He then focused on how game modders were working with the system of civilization commonly known as the “tech tree.” Owens’ examination included a single thread discussion allowing him to record the objectives and considerations that Civilization game modifiers pursued and discussed.  From the Apolyton site, four main points emerged in the modders’ philosophies and values. They established a desire to increase historical accuracy in the game. They assessed how game mechanics mirror socio-historical behavior. They introduced distinctive changes to make the game more factual. They held their discussions by consensus building.

Unique to this game is a “science advisor” who provides potential cultural progressions and technologies. Players decide on a research agenda, generate research points and acquire technologies yielding game play advantages. Gamers create the research points by assigning a portion of their civilizations taxes to research. More points are earned if citizens are turned into scientists and buildings constructed which produce additional research points.

Most revealing was one gamer’s reason for modifying the game. Simply put, the gradual progression of human learning and advancement cannot be summarized into 100 unrelated milestones and a player is unrealistically limited to doing one thing at a time. In this example, historical accuracy and authenticity helped better reflect this gamer’s concept of the past.  Additional posters finessed how Civilization could be altered to reflect their understanding of how knowledge, science, and technology:

Technology should be affected by what the player does in the sense that if he builds a lot of ships, his shipbuilding technology should go up, and if he stops making ships, the technology deteriorates. Maybe technology level could be a property of a population whereas scientific knowledge is the proper of the whole civilization?[1]

The shipbuilding argument explains this gamer’s line of reasoning that a specific technology should develop additional expertise with that technology. His idea settled a perceived problem from a previous posting, namely that rudimentary scientific and applied technical skills are modeled in the same way.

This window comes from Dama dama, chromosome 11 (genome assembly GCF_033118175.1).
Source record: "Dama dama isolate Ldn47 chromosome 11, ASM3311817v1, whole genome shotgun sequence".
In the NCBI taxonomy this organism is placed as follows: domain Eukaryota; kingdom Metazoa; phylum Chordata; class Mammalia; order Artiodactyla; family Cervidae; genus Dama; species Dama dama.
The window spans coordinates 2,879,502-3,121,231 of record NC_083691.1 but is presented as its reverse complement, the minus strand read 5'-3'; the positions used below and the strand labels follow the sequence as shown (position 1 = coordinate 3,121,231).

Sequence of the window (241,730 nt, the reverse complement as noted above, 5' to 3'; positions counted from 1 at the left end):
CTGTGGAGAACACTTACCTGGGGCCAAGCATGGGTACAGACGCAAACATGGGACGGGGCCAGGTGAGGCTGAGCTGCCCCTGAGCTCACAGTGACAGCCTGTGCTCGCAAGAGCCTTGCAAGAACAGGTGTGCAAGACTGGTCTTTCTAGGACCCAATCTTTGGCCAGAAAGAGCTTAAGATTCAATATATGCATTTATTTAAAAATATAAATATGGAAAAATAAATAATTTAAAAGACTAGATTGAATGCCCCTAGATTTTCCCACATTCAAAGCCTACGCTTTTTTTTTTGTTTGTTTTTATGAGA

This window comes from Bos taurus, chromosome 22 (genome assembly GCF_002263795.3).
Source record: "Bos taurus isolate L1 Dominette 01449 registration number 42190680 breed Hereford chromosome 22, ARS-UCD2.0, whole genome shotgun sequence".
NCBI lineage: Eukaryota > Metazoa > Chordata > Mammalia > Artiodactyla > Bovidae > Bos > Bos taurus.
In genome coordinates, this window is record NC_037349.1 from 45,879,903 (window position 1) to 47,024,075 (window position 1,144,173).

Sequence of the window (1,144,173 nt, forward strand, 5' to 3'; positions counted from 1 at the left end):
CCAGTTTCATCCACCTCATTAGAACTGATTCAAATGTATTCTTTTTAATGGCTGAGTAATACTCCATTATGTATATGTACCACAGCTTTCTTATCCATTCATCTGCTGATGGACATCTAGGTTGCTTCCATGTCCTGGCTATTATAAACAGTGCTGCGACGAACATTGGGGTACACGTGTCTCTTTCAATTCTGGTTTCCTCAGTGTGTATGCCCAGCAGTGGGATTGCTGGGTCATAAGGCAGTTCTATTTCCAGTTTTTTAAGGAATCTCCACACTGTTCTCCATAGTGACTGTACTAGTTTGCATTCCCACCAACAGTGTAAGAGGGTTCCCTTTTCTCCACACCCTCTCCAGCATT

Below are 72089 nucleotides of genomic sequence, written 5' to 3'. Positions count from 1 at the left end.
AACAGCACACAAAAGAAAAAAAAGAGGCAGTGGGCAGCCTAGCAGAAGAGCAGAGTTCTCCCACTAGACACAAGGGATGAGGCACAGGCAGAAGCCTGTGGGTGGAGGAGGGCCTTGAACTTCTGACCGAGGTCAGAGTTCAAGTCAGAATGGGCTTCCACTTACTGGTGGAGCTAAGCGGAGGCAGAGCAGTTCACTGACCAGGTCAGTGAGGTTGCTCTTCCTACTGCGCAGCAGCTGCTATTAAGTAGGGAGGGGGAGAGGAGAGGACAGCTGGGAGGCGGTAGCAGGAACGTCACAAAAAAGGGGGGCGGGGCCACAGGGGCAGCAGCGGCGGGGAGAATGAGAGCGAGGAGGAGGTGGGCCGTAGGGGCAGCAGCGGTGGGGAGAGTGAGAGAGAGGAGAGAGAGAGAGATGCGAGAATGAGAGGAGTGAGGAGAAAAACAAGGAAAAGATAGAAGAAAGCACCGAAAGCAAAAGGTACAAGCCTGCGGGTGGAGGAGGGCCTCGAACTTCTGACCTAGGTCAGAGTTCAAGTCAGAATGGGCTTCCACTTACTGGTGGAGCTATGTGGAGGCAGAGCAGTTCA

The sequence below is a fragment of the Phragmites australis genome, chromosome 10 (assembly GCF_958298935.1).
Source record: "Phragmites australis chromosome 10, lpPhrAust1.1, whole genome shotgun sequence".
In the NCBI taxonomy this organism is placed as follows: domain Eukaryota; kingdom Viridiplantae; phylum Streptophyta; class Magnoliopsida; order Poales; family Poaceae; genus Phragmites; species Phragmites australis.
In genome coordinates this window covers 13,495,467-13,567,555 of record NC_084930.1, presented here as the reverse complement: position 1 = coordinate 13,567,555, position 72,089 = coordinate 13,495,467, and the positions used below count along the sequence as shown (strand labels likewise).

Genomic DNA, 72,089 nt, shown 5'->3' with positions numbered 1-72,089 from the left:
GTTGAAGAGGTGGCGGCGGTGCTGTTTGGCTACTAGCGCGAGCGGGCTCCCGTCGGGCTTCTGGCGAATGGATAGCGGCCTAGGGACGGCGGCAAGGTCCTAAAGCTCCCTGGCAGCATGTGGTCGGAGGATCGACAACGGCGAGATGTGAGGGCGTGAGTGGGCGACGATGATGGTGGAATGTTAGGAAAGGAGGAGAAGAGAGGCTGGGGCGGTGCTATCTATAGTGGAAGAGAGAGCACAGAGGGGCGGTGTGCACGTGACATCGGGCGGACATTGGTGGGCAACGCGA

Instead of examining the flaws in Civilization’s representation of the history of science, game modders looked at this as an opportunity to consider their own understanding of technology and science.  Changes within the paradigm of a “See the game, play the game” mindset allowed players to discuss historic fact. Along the way, they developed the methods and courtesies of scholarly conversation. Modders replayed history; they constructed, critiqued, proposed, and developed real simulations for understanding historical events.[2] Civilization was designed to be altered and changed. Owens’ presentation illustrated that a positive discourse, accuracy, and consensus building can occur within the worldly confines of digital imagination and can help engage both the public and students in a valuable process of developing and refining their understanding of science and its role in society. A true win, win scenario for all.

[1] Trevor Owens, “Modding the History of Science: Values at Play in Modder Discussions of Sid Meier’s Civilization,” accessed 4 April, 2011, http://www.sagepub.com

[2] Hayden White, Metahistory:  The historical imagination in nineteenth-century Europe, (Baltimore: Johns Hopkins University Press, 1973.


Jamestown Adventure

I was excited to review the game Jamestown Adventure because my interest is in colonial America. Unfortunately, the game is very simplistic and I was able to complete the entire game several times during several different scenarios in a short amount of time. After completing your adventure you are given the option of printing out both the results of your game and the actual history for comparison.

When I followed the known history of Jamestown and recreated those events in the game the colonists were hungry because their crops did not do well in the marshy soil, suffered a malaria epidemic, were poisoned by brackish water, sanitation was poor, found Pyrite instead of gold and were disappointed about not finding gold – all in less than five minutes. By following the actual history my ratings were: Food – fair (trading with Powhatan Indians provided several bushels of corn); Health – poor; Wealth – good (trading with Indians provided a refined form of tobacco) however the moral rating was good and I was promoted to Governor of Virginia!